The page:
Deutsche Welle interviewed a senior IT practitioner in China who stated, “In fact, China has long been talking about digital finance. In 2014, People’s Bank (China’s Central Bank) created a group to research the feasibility of issuing digital currency. In January 2017, it officially established the Digital Currency Institute. Maybe it is to help People’s Bank launch the Digital Currency Electronic Payment (DCEP).

Blockchain relies on 5G technology to provide fast transportation speed.

VOA interviewed an economics observer, “This policy is more for the political agenda. There are three reasons for the CCP to promote blockchain.”

First, the CCP wants to participate in this “de-centralization” technology early so that it can participate in and control the standard settings and data control areas.

Second, the CCP has the financial ambition to promote a national digital currency. It has been trying to promote China’s national digital currency via the Belt and Road Initiative so as to further compete with the U.S. for financial control.

Third, blockchain can be extended to finance, to supplying China, to manufacturing, and to military areas. Having a first mover advantage or having greater power in controlling and implementing these technologies will help the CCP to reach its ambition of world domination.

1. Deutsche Welle, October 28, 2019专访中共中央政治局为什么学区块链/a-51022583
2. VOA, October 29, 2019

China Times: TSMC Responded to the Plan to Manufacture Chips in the U.S.

Major Taiwanese newspaper, China Times, recently reported that the Taiwanese chip maker TSMC officially responded to the question of whether it has a plan to invest in new manufacturing capabilities in the U.S. TSMC is the world’s top chip maker with 7 nano-meter manufacturing technology. It receives orders from leading companies such as Apple and Huawei and holds a massive global market share. TSMC also makes chips which the U.S. military uses in high volume. The news triggered a number of reports that TSMC is under heavy pressure from the U.S. Department of Defense to make chips in the United States, citing national security concerns. TSMC clarified that it has no immediate plan to open new factories in the States, but the company is continuously looking into this option. TSMC did admit that it is producing military chips. The primary challenge for manufacturing in the U.S. is cost. The company hinted that it would need a substantial subsidy. However, the new announcement also indicated that, to solve the national security issues that some customers have, the company is devoted to developing traceable chips.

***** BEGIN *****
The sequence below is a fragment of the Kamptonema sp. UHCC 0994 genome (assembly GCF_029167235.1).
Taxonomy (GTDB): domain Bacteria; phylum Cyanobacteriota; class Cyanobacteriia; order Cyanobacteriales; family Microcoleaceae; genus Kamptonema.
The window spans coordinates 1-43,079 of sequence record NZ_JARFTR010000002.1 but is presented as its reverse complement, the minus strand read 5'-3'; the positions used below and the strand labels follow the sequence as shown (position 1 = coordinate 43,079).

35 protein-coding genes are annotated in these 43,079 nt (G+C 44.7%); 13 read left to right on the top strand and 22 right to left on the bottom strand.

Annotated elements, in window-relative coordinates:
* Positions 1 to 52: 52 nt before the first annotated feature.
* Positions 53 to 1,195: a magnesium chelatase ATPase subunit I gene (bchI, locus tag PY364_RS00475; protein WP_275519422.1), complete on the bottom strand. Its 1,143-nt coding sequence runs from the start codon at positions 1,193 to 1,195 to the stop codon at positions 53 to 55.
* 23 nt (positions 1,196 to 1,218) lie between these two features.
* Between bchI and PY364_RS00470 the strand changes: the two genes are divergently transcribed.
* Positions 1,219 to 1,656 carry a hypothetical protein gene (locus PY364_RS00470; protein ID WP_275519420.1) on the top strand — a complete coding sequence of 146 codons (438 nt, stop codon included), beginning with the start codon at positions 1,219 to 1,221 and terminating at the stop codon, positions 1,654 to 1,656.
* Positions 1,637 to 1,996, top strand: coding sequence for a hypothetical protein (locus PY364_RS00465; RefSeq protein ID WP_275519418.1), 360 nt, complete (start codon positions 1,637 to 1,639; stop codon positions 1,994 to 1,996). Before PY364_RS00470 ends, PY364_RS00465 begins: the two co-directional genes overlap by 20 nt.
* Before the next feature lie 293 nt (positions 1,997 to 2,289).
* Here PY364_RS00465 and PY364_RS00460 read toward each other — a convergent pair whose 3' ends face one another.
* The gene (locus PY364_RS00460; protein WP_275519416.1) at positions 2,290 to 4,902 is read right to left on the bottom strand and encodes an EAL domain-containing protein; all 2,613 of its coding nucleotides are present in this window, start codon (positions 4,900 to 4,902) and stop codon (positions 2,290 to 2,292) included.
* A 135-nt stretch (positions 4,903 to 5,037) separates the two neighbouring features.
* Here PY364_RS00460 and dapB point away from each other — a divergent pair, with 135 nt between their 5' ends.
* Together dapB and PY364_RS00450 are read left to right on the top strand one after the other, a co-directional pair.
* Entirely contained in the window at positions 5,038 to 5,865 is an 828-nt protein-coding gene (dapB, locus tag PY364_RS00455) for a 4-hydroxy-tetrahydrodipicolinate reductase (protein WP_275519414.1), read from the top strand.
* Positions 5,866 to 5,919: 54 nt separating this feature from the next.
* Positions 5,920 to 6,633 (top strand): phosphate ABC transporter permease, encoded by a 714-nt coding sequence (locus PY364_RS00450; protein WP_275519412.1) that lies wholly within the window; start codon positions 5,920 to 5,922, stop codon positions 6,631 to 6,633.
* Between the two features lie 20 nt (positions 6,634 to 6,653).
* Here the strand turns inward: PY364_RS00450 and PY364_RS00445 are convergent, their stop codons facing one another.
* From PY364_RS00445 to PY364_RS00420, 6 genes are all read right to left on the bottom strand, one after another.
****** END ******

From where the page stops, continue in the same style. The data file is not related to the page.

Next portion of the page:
Source: China Times, October 31, 2019

Beijing’s Subway System to Use Facial Recognition for Security Checks

The Beijing Subway Company announced that it plans to use facial recognition technologies to perform security checks and establish a database. Beijing Metro will also establish a passenger “white list,” which enables the company to enforce the notorious social credit system.

An official with the Beijing Metropolitan government observed that the current method of security inspections is inefficient, considering the massive volume of passengers using the rail transit. In addition to continuously optimizing security inspection equipment, the Beijing Subway will also apply facial recognition technology to classify passengers and do research to establish “personnel classification criteria” to build a corresponding “facial database.” The facial recognition system will screen the passengers and tell the security personnel what different measures to take .

The Beijing Subway currently has 21 routes with a total operating mileage of 699 kilometers. The annual transportation volume is 3.848 billion riders, with an average daily ridership of approximately 10.54 million.

Source: Central News Agency, October 29, 2019